Gourmet Secrets: In search of the perfect rasgulla
What makes this particular Bengali sweet so very delightful?brunch Updated: Feb 03, 2018 23:12 IST
Bengali mithai was always something of a mystery to me. For someone who doesn’t normally have a sweet tooth, I find a piece of sondesh or a ‘light as air’ rasgulla quite tempting. Part of the reason must be the lightness of Bengali sweets. I especially love the ‘gur ones’ – made from palm jaggery, which is not as aggressively sweet as jaggery made from sugar cane. The rasgullas you find in North and West India are often leaden spongy things, which stick as you swallow, leaving behind a trail of thick sweet syrup. Not nice at all.
I finally found someone in Kolkata who could enlighten me on the subject. He is a chef – yes – a very experienced one, and is obsessed with preserving the heritage of traditional Bengali sweets. Chef Saurav Banerjee is my “find” for this week. None of that chocolate coated sondesh and mango-topped mishti doi for him. He took me to Vien on Shakespeare Sarani one evening at 5pm. “This is my local shop for rasgulla,” he says, “but you have to come between 5pm and 7pm when the rasgullas have just been made and to do justice to the trip you must eat at least 3!!”.
I did. They were heaven. Soft balls of chenna in a light gur syrup which just melts in the mouth. Vien is a simple place which you could easily miss. Its sister concern, Mithai, near Park Circus, is an equally popular haunt where you’ll find locals buying what they need for the meal ahead only. It is also where I used to pick up mishti doi on the way to the airport in the days when you could carry it on the flight.
The cow is its mother
Back to the rasgulla. So what’s the secret of a perfectly soft rasgulla, I asked? Partly the milk! I was told. Local cow milk is best. Milk from buffaloes is too fatty. And milk from cows who are lactating naturally rather than commercial brands which rely on hormone injected cows is preferred. The milk is heated and ‘split’ with water from left over chenna or limboo juice. It is then left to drain on muslin cloth till soft but not dry like paneer.
What is left is called chenna. It is gently massaged and kneaded with a little cornstarch and flour to bind it. When it is silky smooth and pliable enough, the rasgulla ‘maharaj’ breaks off bits and rolls them expertly into tiny balls with slightly oiled hands. At the same time, a sugar syrup is made with either all white sugar or a mix of white sugar and palm jaggery. As the syrup boils, it is cleaned of all impurities and scum by adding a little milk. Some of the syrup is removed and water is added to it for the final ‘dunking’ solution. The chenna balls are then carefully lowered into the first hot sugar syrup which is allowed to bubble and boil away. This takes around 10 to12 minutes and there is no rushing the process. Scum and impurities have to constantly be skimmed off the top, and hot water is added to dilute the syrup.
When the balls swell to almost double in size and rise to the surface, that’s when they are ready. Of course, the experts use no thermometer, gauges or refractometers (to measure sugar content). They simply know when things are right and when they are not. The rasgulla are then removed and immersed in the thin sugar syrup to soak.
Little rounds of heaven
It looks incredibly easy, but it clearly takes years of practice and skill to get everything just right. If the chenna isn’t quite right, Kaka, who still makes all the Bengali sweets at The Oberoi Grand, Kolkata under Saurav’s supervision, goes off in a sulk. “He gets so upset that he is quite capable of throwing the whole batch out and starting again,” says Saurav of his chief whip at ‘the Grand Old Lady of Chowringhee’.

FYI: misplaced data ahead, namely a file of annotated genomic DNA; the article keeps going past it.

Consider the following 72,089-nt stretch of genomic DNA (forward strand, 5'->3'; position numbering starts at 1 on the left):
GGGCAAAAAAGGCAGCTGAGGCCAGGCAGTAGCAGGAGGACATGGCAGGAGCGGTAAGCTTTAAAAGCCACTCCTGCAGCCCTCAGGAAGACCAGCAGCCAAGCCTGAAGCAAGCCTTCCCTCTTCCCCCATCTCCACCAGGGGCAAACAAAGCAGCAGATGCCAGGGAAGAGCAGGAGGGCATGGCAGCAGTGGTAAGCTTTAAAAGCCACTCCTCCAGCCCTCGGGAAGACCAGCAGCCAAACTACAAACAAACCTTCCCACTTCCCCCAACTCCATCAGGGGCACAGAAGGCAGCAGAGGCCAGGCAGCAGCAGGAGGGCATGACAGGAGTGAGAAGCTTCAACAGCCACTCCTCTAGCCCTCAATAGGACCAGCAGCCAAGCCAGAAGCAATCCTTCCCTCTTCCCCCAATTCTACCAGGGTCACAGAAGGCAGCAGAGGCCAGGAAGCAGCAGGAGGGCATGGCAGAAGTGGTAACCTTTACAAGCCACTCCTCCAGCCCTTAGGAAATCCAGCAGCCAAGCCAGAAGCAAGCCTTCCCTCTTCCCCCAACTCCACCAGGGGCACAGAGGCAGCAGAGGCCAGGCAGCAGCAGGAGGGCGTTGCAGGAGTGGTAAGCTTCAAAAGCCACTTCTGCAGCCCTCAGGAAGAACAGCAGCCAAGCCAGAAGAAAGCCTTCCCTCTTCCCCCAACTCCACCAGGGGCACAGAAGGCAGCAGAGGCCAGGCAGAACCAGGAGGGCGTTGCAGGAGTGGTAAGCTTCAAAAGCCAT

Three types of rasgulla are commonly found – white, light brown gur ones, and bright orange Komola Bhog with a strange orange flavour and saffron. I must say my favourite are the gur ones. Other deviations on “chenna” to try are langcha, the long slender sister of the gulab jamun, raj bhog which is a rasgulla filled with khoya, pista and saffron and pantua, the ‘Bong’ version of the gulab jamun stuffed with mishri.
The morning rasgulla session was so enticing that I might just attempt them myself. This is chef Saurav’s recipe from The Oberoi Grand Kolkata
For 25 pieces of rasgulla
• Chenna - 500g (from 3 litres cow milk)
•1 tbsp vinegar/lemon juice
• Refined flour - 10g
•Corn flour - 5g
•Sugar - 1kg
•Milk - 25 ml
For gur rasgullas, replace 50 per cent of the sugar with nolen gur
Heat the milk in a sauce pan and bring it to a boil.
Then slowly add vinegar and mix well. The milk gets curdled.
Strain the mixture as for paneer, but don’t allow it to dry out and harden. Add refined flour and corn flour and knead well on a flat cold surface.
Divide it into small balls the size of a ping pong ball.
Make sugar syrup using 750ml water and 1kg sugar and add 50gms of milk which cleanses the sugar syrup.
Then put the balls into the sugar syrup.
Poach in the syrup for approximately seven to 10 minutes. Remove and store in a previously made even lighter sugar syrup.
Author Bio: Culinary expert and explorer Karen Anand has been writing extensively on the subject of food and wine for 30 years. Apart from having her own brand of gourmet food products, she has anchored top rated TV shows, run a successful chain of food stores, founded the hugely successful Farmers Markets, and worked as restaurant consultant for international projects, among other things. Her latest passion is food tours, a totally curated experience which Karen herself accompanies, the first of which was to Italy.
This is a fortnightly column. The next edition will appear on February 18.
From HT Brunch, February 4, 2018
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